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Apple fronts clean energy fund to invest $300 million in China

It's a model that could be replicated in other countries.

Over the past three years, Apple has inspired 23 of its manufacturing partners to commit to powering their operations entirely with renewable energy. Its aim: bolster its own leadership and collectively add at least 4 gigawatts of solar and wind capacity by 2020. 

So far, that participation has taken several forms, primarily in the form of policy influence and negotiating might. For example, Apple helped mammoth component builder Jabil orchestrate a relatively rare wind power purchase agreement.

Now, Apple plans to invest more directly in projects intended to benefit its supply chain through a $300 million fund that could add still another gigawatt of renewable power in China over the next four years.

To be clear, Apple isn’t putting up all of that money. That pool so far includes investments from DWS Group, a Deutsche Bank subsidiary that will manage the fund, as well as from companies that hope to benefit from the power. Apple declined to discuss what each partner in this effort has contributed from a financial perspective.

However, so far, 10 of Apple’s partners (nine of them among the 100 percent pledgers referenced earlier) have opted to participate. They include aluminum enclosure maker Catcher Technology, iPad assembler Compal Electronics, packaging supplier Golden Arrow, Jabil, accessory company Luxshare-ICT, iPhone assemblers Pegatron and Wistron, materials maker Solvay, and antenna and enclosure manufacturer Sunway Communication. Glassmaker Corning Inc. also has stepped up to put skin in the game.

"We’re thrilled so many of our suppliers are participating in the fund and hope this model can be replicated globally to help businesses of all sizes make a significant positive impact on our planet," said Lisa Jackson, vice president of environment, policy and social initiatives for Apple, in a statement about the next program.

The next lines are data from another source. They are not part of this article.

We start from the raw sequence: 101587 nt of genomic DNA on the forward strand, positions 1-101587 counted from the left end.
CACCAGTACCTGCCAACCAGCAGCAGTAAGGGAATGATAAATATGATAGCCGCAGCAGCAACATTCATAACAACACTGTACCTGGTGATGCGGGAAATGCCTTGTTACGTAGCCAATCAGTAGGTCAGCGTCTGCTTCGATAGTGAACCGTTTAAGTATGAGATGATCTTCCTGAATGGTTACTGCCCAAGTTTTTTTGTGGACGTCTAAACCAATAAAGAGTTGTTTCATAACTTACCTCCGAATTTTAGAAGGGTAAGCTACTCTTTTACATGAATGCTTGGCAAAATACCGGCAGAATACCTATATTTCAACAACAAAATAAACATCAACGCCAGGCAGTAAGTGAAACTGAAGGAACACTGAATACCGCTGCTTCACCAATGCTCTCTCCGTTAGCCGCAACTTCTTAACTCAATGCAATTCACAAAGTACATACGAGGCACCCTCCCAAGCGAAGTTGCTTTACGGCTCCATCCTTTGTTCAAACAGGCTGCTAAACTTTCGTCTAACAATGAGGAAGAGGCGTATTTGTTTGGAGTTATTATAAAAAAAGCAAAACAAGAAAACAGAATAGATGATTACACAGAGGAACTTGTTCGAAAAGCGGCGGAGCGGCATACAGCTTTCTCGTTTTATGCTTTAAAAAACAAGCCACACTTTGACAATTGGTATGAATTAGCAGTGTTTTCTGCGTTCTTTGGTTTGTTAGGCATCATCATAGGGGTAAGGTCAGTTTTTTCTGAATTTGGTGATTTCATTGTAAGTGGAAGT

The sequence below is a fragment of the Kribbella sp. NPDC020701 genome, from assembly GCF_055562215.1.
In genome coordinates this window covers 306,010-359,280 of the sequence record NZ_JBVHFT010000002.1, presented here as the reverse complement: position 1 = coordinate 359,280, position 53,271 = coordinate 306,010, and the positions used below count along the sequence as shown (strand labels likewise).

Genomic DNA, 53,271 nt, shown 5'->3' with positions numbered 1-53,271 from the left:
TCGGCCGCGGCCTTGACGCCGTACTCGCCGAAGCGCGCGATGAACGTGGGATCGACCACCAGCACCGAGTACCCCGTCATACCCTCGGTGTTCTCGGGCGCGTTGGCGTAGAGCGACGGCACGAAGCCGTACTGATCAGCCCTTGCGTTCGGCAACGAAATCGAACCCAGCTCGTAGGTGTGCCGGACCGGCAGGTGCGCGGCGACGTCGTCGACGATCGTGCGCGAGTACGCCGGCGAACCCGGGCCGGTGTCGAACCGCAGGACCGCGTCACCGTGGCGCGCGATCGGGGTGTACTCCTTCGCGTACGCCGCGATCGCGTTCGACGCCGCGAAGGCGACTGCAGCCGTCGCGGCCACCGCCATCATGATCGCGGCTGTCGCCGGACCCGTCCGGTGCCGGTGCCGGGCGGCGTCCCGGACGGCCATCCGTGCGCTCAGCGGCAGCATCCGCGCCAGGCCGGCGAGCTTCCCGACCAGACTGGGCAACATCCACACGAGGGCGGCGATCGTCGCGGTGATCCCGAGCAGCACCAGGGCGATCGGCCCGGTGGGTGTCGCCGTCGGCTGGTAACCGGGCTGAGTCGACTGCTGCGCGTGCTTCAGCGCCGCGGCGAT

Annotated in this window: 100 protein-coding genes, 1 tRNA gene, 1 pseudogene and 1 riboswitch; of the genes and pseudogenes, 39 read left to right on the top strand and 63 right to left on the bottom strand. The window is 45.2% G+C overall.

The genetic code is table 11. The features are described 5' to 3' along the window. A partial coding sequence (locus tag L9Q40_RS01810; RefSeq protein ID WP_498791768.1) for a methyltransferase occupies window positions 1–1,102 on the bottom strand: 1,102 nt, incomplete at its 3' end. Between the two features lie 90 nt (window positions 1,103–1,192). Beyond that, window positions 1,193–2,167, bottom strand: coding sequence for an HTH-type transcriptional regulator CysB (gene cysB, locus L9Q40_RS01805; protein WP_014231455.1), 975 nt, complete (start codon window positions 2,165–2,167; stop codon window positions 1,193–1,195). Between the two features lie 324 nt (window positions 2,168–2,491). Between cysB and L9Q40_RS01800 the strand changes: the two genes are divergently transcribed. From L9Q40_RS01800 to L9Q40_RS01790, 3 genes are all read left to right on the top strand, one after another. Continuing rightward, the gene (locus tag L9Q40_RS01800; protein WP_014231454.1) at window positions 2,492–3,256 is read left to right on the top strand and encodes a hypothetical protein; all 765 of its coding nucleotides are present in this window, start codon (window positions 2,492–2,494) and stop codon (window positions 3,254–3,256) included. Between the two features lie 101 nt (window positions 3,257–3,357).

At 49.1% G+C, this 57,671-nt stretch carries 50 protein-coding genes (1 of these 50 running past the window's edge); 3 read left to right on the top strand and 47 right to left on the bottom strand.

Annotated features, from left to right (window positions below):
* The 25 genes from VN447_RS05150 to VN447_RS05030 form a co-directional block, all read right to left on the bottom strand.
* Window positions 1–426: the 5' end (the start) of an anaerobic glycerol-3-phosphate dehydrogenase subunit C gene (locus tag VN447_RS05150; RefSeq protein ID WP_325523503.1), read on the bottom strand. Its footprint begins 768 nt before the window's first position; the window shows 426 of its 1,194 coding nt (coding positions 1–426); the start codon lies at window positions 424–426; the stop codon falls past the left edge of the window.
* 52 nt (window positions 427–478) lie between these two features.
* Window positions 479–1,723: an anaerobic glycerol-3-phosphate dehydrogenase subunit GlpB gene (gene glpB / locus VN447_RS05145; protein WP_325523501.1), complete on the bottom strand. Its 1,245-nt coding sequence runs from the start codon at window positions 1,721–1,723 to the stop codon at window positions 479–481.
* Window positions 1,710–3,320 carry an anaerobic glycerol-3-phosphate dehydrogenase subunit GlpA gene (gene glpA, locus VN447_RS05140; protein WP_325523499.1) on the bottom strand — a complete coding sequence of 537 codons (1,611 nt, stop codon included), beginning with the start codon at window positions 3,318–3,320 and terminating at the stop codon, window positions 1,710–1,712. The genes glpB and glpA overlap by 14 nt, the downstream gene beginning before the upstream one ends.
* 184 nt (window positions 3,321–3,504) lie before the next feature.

It is hoped that by pooling funds, more smaller companies within Apple’s supply chain will gain access to clean power.
DWS will play the lead role in vetting and suggesting projects for the fund to back. It is hoped that by pooling the funds, more of the smaller companies within Apple’s supply chain will gain access to clean power sources.

As of April, Apple reported that it had helped develop at least 485 megawatts of wind and solar projects in six Chinese provinces. So far, its clean energy program — launched  back in 2015 — has inspired additions of at least 3 GW worldwide. The aim is to top 4 GW by 2020. Once operational, these projects will help Apple and its supply chain eliminate about 4.9 million metric tons of carbon dioxide emissions annually.

Apple officially met its own 100 percent renewable milestone this spring, meaning that it procures enough clean electricity to cover what's consumed by its retail stores, data centers and work facilities around the world. It doesn't disclose how much of that amount is directly consumed by its operations, versus energy that it is adding to the grid in locations where it doesn't have a physical presence.

Where could this clean energy funding program crop up next?

Apple isn’t talking, but as the company’s aim is to support "localized solutions," the list of suppliers that have so far pledged to the 100 percent renewable electricity goal have manufacturing footprints that extend into France, India, Japan, the Netherlands, the United States and Vietnam. 

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